If you die without a proper estate plan, your assets will be distributed according to the laws of the province. If you are married and have children, your spouse and children will each receive a share. This mean your spouse could receive only a fraction of your estate, which may not be enough to live on. If you have minor children, the court will control their inheritance. If both parents die (i.e., in a car accident), the court will appoint a guardian without knowing whom you would have chosen.

Steps to plan your estate:
Many people think making a will is the only part of estate planning, but there are also some other steps that you need to take. To plan your estate you need to organize everything step by step so that it will be easier for your dependents to know what is going to happen after you pass away. You should appoint someone to act for you if are going to a nursing home and if you are disabled. All estate plans should include three important instruments: a power of attorney, a representation agreement, and a will.

Representation agreement:
The Representation Agreement Act allows you to appoint someone as your legal representative to handle your financial, legal, personal care and health care decisions, if you’re unable to make them on your own. You cannot appoint any person who is paid to provide you with personal or health care or who is an employee of a facility through which you receive personal or health care, unless that person is your child, parent or spouse. The document is called a representation agreement and it creates a contract between you and your representative.

Power of attorney:
A Power of attorney is a way to appoint an “attorney” to take care of your financial estate in your absence. With the power of attorney if something happened to you, the person you appointed as attorney will step and take over the situation. Without a durable power of attorney, no one can represent you unless a court appoints a guardian. That court process takes time, costs money, and the judge may not choose the person you would prefer.

Will:
A will is a document which comes into effect after a person’s death. It is revocable and subjected to amendment any time during your lifetime. It gives all the information about a person’s wishes, how the person wants his/her estate to be managed and distributed after his/her death. Sometimes it also called a “last will” or “testament”.

Valid Will:
A valid will cannot exist unless three essential elements are present. First, there must be a competent will maker. Second, the document purporting to be a will must meet the execution requirements of statutes, designed to ensure that the document is not a fraud but is the honest expression of the will maker’s intention. Third, it must be clear that the testator intended the document to have the legal effect of a will. In BC the will must also be witnessed by 2 individuals.

For more information and advice on estate planning and to get everything organized for will preparation please contact Harinder Dail Notary public.

Updating Wills

It is important that you roll into the New Year prepared. With updating your will, you can save your family and loved ones from distress. Some of the most common events and circumstances that may require changes in your will are:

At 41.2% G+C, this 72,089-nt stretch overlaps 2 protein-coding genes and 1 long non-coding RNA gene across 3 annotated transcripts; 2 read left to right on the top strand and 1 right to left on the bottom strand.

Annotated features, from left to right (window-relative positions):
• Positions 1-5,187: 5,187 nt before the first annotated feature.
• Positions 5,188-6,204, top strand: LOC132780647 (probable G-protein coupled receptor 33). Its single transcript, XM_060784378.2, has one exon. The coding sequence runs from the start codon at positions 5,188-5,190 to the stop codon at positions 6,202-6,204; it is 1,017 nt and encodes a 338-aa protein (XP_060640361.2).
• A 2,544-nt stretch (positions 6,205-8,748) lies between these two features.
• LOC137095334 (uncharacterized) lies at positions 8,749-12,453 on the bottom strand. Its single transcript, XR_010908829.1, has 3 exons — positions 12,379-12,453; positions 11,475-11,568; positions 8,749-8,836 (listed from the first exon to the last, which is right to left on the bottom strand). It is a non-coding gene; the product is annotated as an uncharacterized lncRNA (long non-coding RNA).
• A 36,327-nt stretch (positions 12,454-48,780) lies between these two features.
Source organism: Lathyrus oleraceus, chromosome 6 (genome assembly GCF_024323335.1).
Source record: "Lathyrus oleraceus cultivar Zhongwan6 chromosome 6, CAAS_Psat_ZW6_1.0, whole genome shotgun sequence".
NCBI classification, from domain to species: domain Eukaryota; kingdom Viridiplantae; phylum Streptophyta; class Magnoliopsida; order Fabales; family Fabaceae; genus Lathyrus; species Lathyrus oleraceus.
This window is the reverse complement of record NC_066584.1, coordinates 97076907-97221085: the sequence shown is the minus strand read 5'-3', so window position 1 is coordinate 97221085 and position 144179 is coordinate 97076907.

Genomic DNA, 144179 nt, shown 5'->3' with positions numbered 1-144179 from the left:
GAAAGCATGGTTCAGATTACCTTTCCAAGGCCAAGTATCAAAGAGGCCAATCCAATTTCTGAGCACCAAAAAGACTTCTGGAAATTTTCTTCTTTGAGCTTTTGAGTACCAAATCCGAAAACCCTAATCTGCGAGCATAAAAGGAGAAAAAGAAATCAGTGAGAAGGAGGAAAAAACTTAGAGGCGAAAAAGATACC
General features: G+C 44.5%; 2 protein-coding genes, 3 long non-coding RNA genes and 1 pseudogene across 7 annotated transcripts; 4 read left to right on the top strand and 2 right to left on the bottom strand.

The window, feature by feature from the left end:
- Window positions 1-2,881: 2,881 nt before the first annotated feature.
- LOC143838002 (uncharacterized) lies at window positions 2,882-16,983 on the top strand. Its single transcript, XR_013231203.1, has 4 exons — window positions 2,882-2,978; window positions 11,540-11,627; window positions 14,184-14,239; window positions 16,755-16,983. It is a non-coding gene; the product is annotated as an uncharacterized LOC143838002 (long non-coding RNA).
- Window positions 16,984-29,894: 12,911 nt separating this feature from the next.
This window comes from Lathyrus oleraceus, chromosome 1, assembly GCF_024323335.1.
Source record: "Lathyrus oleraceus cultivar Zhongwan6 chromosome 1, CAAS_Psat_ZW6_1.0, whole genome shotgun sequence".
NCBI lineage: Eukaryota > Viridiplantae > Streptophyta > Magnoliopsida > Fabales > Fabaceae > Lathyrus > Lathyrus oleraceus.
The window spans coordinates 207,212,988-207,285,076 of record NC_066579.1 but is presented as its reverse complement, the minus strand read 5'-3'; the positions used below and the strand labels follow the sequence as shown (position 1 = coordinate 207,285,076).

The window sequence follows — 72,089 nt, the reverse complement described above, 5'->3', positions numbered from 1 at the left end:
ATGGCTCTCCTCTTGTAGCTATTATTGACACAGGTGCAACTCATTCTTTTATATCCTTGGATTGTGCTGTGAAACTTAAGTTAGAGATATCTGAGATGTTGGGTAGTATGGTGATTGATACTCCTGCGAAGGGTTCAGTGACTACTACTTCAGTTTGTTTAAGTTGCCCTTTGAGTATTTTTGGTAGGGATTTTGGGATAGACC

*Death or serious illness
*Marriage
*Divorce
*Birth or adoption of a child
*Purchase or sale of major assets
Take a look at your will and see if any of these situations apply, if they do give us a call to book an appointment to review and update your will!
If you have any questions please leave us a comment or give us a call at 604-503-3853

Purchasing a Home

Buying a home isn’t as easy as it looks on TV or in movies. While you’re packing and getting ready to move into your new home, you have tons of important paper work that needs to be dealt with. In order to complete the purchase a notary public is recommended. A notary public can ensure all your legal documents are filled out and submitted by deadlines. A notary also ensures that the seller has made all the required payments. With the legal advice from a notary you can make your moving process less complicated and less stressful. For more information give us a call at 604-503-3853.

Wills

2014 is just around the corner and it’s the perfect time to make a will if you don’t have one or have it reviewed if you do. A will is an important document that outlines how your assets are handled and who handles them after you die. If you die without a will, the property will be divided according to the various statutes under BC law. To save your loved ones from disputes and hassles its best to have a will which outlines all of your last wishes. If you have recently been divorced or married, it’s a good idea to update your will. The 3 main reasons to have a will are:
1)Choice of Executor- a trusted individual(s) or entity that will look after your affairs after you die
2)Distribution of Assets- as discussed above, a will allows you to distribute assets as you see fit.
3)Choice of Guardian-perhaps the most over-looked aspect of a will for young families is that a will allows you to appoint a guardian(s) for your minor children. Without a will your minor children. Without a will your minor children may end up in foster-homes while a suitable guardian is found.
To create or update your will call us to book an appointment!